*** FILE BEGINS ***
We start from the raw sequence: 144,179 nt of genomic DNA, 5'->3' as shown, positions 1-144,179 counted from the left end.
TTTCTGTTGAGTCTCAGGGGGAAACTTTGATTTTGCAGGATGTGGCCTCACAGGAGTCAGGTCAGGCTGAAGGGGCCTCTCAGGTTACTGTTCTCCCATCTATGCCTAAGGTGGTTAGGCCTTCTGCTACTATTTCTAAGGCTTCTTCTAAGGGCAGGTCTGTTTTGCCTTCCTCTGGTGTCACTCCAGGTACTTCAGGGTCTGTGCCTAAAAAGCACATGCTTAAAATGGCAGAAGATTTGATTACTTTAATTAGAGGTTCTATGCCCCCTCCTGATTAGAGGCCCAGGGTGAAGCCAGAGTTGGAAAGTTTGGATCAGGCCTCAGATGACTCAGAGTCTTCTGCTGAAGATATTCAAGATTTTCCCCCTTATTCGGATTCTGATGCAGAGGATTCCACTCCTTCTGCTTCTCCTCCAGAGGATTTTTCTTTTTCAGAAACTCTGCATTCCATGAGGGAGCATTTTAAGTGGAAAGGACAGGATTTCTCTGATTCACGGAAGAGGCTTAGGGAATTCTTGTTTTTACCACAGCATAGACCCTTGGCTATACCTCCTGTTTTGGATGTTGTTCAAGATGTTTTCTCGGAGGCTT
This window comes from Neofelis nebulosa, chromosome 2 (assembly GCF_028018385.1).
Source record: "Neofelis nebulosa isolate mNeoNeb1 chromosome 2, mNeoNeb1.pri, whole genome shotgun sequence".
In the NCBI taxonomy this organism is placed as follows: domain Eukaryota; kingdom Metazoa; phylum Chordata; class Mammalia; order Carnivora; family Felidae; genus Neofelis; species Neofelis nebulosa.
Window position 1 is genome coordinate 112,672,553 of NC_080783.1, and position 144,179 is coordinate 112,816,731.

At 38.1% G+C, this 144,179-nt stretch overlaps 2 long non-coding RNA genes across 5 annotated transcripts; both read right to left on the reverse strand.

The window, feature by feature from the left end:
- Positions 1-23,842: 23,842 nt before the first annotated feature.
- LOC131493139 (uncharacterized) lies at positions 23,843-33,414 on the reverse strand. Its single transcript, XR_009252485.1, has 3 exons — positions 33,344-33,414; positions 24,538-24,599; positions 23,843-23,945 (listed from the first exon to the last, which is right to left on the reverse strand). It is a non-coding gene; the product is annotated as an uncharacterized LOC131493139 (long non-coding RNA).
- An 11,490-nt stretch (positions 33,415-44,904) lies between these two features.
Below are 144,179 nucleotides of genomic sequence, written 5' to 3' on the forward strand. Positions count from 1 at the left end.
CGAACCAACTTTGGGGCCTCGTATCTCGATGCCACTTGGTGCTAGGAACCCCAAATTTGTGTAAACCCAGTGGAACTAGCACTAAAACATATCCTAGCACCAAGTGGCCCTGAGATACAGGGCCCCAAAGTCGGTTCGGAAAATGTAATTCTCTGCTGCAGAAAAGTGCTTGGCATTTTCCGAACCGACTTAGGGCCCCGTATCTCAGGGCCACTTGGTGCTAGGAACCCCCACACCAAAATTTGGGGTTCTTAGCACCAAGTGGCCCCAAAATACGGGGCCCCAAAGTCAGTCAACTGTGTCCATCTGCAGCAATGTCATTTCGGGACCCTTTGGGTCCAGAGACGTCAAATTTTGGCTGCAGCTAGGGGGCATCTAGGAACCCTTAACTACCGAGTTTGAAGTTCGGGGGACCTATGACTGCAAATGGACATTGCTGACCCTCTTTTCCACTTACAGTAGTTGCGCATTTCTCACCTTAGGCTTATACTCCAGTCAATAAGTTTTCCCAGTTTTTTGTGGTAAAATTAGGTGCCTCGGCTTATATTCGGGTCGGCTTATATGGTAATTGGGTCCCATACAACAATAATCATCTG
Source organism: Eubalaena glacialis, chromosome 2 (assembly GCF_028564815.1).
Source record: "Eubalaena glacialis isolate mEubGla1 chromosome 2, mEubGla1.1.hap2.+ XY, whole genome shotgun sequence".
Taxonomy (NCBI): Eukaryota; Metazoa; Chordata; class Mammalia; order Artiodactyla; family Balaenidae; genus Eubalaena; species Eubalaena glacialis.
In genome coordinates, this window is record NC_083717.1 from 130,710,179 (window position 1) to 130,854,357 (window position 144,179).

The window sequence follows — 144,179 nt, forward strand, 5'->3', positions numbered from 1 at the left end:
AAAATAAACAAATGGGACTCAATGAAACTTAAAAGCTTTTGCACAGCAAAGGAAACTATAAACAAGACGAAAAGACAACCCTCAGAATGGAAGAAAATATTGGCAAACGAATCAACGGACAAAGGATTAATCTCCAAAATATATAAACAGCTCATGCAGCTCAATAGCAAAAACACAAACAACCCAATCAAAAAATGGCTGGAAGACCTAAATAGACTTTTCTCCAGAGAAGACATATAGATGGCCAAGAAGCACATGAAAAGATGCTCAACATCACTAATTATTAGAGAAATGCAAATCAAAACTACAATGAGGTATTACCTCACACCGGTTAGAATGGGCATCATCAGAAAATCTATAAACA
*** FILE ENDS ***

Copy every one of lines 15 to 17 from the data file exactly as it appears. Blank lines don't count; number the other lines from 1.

Source record: "Eubalaena glacialis isolate mEubGla1 chromosome 2, mEubGla1.1.hap2.+ XY, whole genome shotgun sequence".
Taxonomy (NCBI): Eukaryota; Metazoa; Chordata; class Mammalia; order Artiodactyla; family Balaenidae; genus Eubalaena; species Eubalaena glacialis.
In genome coordinates, this window is record NC_083717.1 from 130,710,179 (window position 1) to 130,854,357 (window position 144,179).